Catalysts speed up chemical reactions with the aim of minimizing energy usage. They are critically important. Catalysts have also been developed through trial and error rather than through scientific principles.
Washington State University and University of Science and Technology of China scientists together have revealed an underlying mechanism of a catalytic reaction at the atomic level. They have used a combination of microscopy and spectroscopy to get real-world imagery and sophisticated theoretical calculations.
The research paper has been published in JACS. The research has improved fundamental understanding of reactions which will lead to more efficient industrial processes.
Scientists have studied the reactions of a chemical called biphenyl. This is a naturally occurring organic compound that is in coal and natural gas. Then the scientists compared two slightly different versions of the chemical. They also added two or four extra bromine atoms to the molecule. This has resulted in a dramatically different chemical reaction when they interacted with a simple silver surface.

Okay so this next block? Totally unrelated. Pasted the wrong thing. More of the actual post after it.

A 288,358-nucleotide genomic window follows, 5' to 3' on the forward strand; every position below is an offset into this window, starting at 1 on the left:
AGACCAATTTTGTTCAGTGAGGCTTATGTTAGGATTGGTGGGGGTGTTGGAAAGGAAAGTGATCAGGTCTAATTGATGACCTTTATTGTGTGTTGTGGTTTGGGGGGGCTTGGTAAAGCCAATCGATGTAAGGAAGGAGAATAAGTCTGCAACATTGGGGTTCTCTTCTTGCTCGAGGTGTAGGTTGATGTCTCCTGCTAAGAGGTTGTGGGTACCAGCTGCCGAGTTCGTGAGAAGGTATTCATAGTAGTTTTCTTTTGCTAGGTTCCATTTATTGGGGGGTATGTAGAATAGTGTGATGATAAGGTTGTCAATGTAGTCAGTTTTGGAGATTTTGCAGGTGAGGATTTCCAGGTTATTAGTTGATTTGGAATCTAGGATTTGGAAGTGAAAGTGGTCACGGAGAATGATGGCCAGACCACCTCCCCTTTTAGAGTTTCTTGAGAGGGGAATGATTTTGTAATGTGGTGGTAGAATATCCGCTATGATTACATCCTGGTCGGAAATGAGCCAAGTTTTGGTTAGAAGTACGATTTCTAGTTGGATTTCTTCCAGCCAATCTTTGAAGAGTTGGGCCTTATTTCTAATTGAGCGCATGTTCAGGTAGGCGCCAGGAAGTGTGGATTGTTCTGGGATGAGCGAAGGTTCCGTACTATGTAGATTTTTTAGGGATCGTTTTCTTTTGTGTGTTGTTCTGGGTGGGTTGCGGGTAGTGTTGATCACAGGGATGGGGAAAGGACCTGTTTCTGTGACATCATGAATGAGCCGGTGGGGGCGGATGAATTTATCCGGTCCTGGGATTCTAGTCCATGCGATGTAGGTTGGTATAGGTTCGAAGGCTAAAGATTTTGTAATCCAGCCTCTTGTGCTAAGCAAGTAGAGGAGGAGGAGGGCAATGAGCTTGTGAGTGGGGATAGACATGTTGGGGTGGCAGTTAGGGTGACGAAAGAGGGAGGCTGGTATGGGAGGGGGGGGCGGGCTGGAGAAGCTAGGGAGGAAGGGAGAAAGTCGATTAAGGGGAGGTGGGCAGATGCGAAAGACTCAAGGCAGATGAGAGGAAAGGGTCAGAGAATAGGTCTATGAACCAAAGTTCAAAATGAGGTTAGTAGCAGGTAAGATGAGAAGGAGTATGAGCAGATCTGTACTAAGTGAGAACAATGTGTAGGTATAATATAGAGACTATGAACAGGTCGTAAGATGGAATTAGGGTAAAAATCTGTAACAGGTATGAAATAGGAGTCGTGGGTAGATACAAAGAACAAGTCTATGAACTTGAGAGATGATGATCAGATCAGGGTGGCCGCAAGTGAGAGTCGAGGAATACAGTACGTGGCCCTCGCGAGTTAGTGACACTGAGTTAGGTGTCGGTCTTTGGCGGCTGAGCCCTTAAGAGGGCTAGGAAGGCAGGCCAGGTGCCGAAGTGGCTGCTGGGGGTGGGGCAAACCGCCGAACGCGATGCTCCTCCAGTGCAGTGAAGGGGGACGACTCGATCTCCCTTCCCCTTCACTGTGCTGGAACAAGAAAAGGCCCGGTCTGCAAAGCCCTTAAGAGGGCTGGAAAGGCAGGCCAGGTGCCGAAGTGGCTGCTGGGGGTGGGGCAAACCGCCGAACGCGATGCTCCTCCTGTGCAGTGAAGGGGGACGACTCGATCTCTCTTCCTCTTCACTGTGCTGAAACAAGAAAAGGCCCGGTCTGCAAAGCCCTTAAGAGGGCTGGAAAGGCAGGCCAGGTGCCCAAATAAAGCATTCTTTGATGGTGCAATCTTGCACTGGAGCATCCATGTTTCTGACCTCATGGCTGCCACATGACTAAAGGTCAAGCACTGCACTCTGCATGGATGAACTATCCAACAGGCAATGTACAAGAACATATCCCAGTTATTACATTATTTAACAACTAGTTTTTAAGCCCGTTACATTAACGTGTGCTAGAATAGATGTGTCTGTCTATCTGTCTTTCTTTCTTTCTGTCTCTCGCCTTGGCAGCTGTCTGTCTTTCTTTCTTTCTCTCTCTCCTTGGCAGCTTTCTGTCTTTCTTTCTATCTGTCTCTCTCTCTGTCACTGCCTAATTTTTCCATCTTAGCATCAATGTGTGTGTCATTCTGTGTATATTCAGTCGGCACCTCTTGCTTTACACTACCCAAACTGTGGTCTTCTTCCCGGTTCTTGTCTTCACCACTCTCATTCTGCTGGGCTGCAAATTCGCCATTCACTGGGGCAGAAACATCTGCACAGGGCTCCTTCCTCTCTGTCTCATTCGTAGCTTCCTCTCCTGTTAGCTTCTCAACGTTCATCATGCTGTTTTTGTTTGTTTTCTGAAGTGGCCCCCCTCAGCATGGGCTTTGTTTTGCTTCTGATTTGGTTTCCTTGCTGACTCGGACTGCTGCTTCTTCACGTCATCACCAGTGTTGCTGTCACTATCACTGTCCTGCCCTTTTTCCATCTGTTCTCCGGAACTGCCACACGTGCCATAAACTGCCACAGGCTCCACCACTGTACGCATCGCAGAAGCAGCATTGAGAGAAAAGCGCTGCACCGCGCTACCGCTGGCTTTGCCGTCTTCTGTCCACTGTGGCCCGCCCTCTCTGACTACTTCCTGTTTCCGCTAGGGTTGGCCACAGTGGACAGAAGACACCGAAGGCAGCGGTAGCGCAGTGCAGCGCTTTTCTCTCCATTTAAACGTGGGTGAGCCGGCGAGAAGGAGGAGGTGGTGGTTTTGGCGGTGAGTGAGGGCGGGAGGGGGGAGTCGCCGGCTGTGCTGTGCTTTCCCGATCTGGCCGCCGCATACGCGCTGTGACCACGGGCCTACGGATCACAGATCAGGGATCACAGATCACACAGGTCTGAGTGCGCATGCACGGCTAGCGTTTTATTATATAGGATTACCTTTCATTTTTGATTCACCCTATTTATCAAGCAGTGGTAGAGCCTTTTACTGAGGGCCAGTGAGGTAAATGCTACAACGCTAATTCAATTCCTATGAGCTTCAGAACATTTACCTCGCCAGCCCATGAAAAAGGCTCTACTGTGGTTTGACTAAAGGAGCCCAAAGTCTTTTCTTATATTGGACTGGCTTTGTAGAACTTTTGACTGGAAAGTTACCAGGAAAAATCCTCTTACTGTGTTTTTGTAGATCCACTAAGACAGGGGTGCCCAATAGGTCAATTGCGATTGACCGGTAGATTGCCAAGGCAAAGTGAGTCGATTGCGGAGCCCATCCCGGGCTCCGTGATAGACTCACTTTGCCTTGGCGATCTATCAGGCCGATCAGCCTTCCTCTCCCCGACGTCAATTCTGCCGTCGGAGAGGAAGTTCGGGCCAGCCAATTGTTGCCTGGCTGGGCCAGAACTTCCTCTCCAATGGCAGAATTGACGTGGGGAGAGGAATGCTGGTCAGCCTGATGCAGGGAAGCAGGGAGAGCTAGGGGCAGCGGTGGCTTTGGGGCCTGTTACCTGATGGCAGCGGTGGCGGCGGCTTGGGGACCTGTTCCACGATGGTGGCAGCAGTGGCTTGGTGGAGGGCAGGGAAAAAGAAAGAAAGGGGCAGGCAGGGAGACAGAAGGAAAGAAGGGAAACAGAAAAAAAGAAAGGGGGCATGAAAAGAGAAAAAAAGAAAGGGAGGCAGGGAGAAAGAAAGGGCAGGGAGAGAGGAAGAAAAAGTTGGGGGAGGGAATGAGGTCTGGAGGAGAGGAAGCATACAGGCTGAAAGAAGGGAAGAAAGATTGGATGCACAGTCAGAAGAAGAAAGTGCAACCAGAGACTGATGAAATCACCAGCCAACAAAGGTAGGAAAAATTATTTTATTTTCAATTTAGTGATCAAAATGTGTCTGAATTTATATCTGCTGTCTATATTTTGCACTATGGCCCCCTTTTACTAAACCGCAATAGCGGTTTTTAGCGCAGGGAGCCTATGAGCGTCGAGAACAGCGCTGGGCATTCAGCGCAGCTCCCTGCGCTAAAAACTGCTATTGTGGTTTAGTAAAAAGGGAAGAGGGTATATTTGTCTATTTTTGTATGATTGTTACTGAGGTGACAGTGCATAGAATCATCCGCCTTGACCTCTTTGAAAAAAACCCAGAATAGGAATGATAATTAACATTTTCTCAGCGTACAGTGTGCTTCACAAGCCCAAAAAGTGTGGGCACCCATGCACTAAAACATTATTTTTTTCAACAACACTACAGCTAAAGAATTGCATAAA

In one place, a benzene-like compound with single bonds was the result. In another, the molecule resembled a honeycomb. This is similar to the beginning of a carbon graphene sheet. One reaction also needed higher temperatures and more energy to complete. This is an important concern for industries using catalytic reactions. The scientists were able to match atomic scale images of the reaction. They observed it with theoretical calculations.
WSU has become an affiliate member of the Centre for Rational Catalyst Synthesis. This is a National Science Foundation (NSF) funded centre. The aim of this centre to better understand the fundamentals of making catalysts. NSF asked the universities to work with industrial partners to solve real-world problems.
For the industries, developing catalysts become very expensive. As it needs systematic and repeated testing. Scientists also face great difficulty in predicting end results.